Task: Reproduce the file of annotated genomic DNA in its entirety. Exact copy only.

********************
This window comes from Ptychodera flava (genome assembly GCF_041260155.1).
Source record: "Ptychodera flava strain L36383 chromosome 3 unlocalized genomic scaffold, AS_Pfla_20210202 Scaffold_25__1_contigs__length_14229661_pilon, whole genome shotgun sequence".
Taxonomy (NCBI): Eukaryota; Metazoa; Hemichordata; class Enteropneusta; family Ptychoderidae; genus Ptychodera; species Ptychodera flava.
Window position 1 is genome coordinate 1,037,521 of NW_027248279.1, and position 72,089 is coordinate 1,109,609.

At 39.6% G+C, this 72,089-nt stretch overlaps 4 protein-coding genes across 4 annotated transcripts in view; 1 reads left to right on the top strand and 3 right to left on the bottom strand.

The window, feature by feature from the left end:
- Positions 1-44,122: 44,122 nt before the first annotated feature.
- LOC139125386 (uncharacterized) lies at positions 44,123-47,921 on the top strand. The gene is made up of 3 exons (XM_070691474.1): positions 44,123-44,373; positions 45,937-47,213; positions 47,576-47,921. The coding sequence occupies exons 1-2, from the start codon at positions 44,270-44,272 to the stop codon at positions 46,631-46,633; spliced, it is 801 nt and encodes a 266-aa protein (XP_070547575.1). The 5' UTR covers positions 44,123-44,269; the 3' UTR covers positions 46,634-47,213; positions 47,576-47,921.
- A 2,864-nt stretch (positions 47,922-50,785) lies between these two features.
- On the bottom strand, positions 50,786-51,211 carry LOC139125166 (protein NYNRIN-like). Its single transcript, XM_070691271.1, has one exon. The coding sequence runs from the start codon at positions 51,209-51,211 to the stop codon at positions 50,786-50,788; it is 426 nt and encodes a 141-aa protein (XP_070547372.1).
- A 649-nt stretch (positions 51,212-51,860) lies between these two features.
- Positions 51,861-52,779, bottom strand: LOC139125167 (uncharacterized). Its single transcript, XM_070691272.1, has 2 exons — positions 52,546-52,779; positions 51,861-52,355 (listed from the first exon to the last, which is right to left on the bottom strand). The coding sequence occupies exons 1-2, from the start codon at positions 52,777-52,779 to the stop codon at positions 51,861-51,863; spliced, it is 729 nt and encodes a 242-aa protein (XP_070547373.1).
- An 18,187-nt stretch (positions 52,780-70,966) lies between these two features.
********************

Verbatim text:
This window comes from Ptychodera flava (genome assembly GCF_041260155.1).
Source record: "Ptychodera flava strain L36383 chromosome 3 unlocalized genomic scaffold, AS_Pfla_20210202 Scaffold_25__1_contigs__length_14229661_pilon, whole genome shotgun sequence".
Taxonomy (NCBI): Eukaryota; Metazoa; Hemichordata; class Enteropneusta; family Ptychoderidae; genus Ptychodera; species Ptychodera flava.
Window position 1 is genome coordinate 1,037,521 of NW_027248279.1, and position 72,089 is coordinate 1,109,609.

At 39.6% G+C, this 72,089-nt stretch overlaps 4 protein-coding genes across 4 annotated transcripts in view; 1 reads left to right on the top strand and 3 right to left on the bottom strand.

The window, feature by feature from the left end:
- Positions 1-44,122: 44,122 nt before the first annotated feature.
- LOC139125386 (uncharacterized) lies at positions 44,123-47,921 on the top strand. The gene is made up of 3 exons (XM_070691474.1): positions 44,123-44,373; positions 45,937-47,213; positions 47,576-47,921. The coding sequence occupies exons 1-2, from the start codon at positions 44,270-44,272 to the stop codon at positions 46,631-46,633; spliced, it is 801 nt and encodes a 266-aa protein (XP_070547575.1). The 5' UTR covers positions 44,123-44,269; the 3' UTR covers positions 46,634-47,213; positions 47,576-47,921.
- A 2,864-nt stretch (positions 47,922-50,785) lies between these two features.
- On the bottom strand, positions 50,786-51,211 carry LOC139125166 (protein NYNRIN-like). Its single transcript, XM_070691271.1, has one exon. The coding sequence runs from the start codon at positions 51,209-51,211 to the stop codon at positions 50,786-50,788; it is 426 nt and encodes a 141-aa protein (XP_070547372.1).
- A 649-nt stretch (positions 51,212-51,860) lies between these two features.
- Positions 51,861-52,779, bottom strand: LOC139125167 (uncharacterized). Its single transcript, XM_070691272.1, has 2 exons — positions 52,546-52,779; positions 51,861-52,355 (listed from the first exon to the last, which is right to left on the bottom strand). The coding sequence occupies exons 1-2, from the start codon at positions 52,777-52,779 to the stop codon at positions 51,861-51,863; spliced, it is 729 nt and encodes a 242-aa protein (XP_070547373.1).
- An 18,187-nt stretch (positions 52,780-70,966) lies between these two features.